For years my wardrobe held several categories; professional, play, week-end wear, and dressy, but now casual is the largest contender. Currently the only person who comments on my style or taste other than my husband is my friendly checker, Carol at the supermarket. Today’s cultural fashions intermingle play with comfort and I see public displays of track suits, gym-wear, torn up jeans and even pajamas–all unsightly. Their mother’s probably never told them once they step out their door to look presentable.
My style yearns for the Parisian way of life; where a woman can be a canvas and what she has on reflects her mood, her outlook. Fashion is an art, and reveals our priorities, our aspirations, our liberalism or our conservatism. It goes a long way satisfying emotional needs and clothes can gauge our conscious or unconscious feelings about ourselves and our environment sending off messages.
Character Miranda Priestly played by Meryl Streep in the Devil Wears Prada stings with a retort to her assistant, Andy played by Anne Hathaway after Andy snickers that fashion is inconsequential. Although Andy believes she is exempt from fashion, wearing a cerulean blue sweater she in fact is wearing a sweater selected for her by fashion-industry people that surround her. The effect of fashion filters down to everyone and the power of image plays into her life as well as our lives.
Despite my love of fashion, I have never been a keeper. As a minimalist I turn my nose up to the trends and buy designer labels gladly recycling them to a consignment shop, when I’ve worn them repeatedly. Masses of clutter- even fine clothes stuffed in a closet make me physically ill. And I will gladly take quality over quantity any day.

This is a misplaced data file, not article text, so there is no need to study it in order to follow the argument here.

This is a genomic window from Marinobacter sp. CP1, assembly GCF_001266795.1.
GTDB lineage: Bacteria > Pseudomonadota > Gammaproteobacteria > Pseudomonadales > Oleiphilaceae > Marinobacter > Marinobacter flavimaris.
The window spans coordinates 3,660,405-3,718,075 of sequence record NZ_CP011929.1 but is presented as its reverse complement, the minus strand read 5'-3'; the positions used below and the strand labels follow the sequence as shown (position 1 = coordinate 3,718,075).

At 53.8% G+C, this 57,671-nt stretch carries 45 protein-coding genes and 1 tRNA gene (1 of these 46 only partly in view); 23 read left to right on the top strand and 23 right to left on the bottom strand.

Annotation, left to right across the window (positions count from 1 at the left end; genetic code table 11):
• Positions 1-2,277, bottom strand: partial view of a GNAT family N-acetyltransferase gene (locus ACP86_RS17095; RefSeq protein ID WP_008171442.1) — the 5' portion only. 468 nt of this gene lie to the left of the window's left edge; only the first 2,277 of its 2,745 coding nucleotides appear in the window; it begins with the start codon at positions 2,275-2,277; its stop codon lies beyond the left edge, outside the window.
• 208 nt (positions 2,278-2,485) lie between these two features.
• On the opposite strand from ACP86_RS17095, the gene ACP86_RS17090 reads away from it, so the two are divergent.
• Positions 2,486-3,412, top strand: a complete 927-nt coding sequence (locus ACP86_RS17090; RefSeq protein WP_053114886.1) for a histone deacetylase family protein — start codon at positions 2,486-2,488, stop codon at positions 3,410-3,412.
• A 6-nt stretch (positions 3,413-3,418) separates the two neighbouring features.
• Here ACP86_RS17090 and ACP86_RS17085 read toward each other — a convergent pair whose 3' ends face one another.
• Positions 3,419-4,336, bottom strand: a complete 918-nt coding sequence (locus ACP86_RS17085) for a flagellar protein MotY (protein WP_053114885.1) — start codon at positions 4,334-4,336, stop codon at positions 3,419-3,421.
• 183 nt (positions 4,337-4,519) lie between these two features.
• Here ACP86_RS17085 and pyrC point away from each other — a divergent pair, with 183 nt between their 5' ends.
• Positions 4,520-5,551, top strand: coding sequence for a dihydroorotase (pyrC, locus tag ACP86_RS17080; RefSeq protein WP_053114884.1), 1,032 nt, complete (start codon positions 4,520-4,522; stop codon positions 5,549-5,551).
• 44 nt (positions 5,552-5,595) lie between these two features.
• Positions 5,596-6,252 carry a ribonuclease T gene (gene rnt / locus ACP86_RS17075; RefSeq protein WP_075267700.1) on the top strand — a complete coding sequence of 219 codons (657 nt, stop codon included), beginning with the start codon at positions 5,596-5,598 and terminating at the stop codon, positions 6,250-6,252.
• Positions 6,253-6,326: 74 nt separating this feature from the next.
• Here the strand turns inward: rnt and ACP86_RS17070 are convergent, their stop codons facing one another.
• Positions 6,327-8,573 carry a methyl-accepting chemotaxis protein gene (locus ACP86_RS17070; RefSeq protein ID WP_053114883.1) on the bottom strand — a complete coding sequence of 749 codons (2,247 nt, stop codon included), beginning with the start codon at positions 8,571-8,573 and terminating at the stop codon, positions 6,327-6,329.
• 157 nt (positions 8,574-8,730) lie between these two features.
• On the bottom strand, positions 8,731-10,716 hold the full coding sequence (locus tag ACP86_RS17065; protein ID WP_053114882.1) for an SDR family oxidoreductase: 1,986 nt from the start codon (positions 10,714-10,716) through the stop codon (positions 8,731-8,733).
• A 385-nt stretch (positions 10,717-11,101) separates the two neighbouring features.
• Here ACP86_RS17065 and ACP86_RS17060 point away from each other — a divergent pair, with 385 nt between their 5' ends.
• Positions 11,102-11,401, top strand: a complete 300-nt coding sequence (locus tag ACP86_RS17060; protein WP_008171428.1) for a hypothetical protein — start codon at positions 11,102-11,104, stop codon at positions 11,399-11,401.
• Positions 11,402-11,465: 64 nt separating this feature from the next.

I like the neutral hue of gray mixed with beige and for spring, orange with pink. I admire those whose style never dates or those who are or were unafraid to test fashion limits, such as Audrey Hepburn, Jane Birkin, Coco Chanel, Audrey Tautou, Victoria Beckham, and Jackie Kennedy.
In my love of fashion I have made two gigantic blunders that I laugh over now but then caused me to hyper-ventilate. Living in Germany in 1991, I visited Portugal and walked into a lovely empty boutique. Eyeballing an all white handbag collection, enthralled with a leather shoulder strap drawstring bag piped in tan trim by Andre Courreges, I mentally converted Escudos into Marks but forgot to transfer it into Dollars to estimate the cost. I simply handed the sales clerk my Visa and weeks later my knees went weak when I realized what my designer handbag cost me!
With a distinct admiration for French couture that same year in autumn on a birthday trip to Paris, I was determined to buy myself a Cartier tank watch. Exasperated by the sum and the stubborn salesman that wouldn’t negotiate I turned around and walked into Agnes B. and bought myself a few affordable separates. I popped into several other boutiques but nothing caught my eye until I was smitten with a black dress in a store window. Inside I marveled at it, touching it, it’s design was a geometric shape that came from the drape and flow of the fabric, it was truly an innovative piece of art and space-age inspired. So many ideas played into my head as I tried it on, fitting like a glove out triggered, “I’ll take it!” Getting caught in the fascination I neglected to do my math. My Issey Miyake dress cost a staggering amount.
Dressing up is great fun. We need to get back into it to create a difference between a sparkly occasion, and an ordinary day. People today are confused and no longer understand boundaries of what is proper to wear to a BBQ, a cocktail party, a funeral or a professional interview. Marked differences in attire fit for the occasion, season or the hour will make you feel comfortable, and denotes respect for yourself and others.
One last word for the fashion traveler- don’t leave home without your calculator!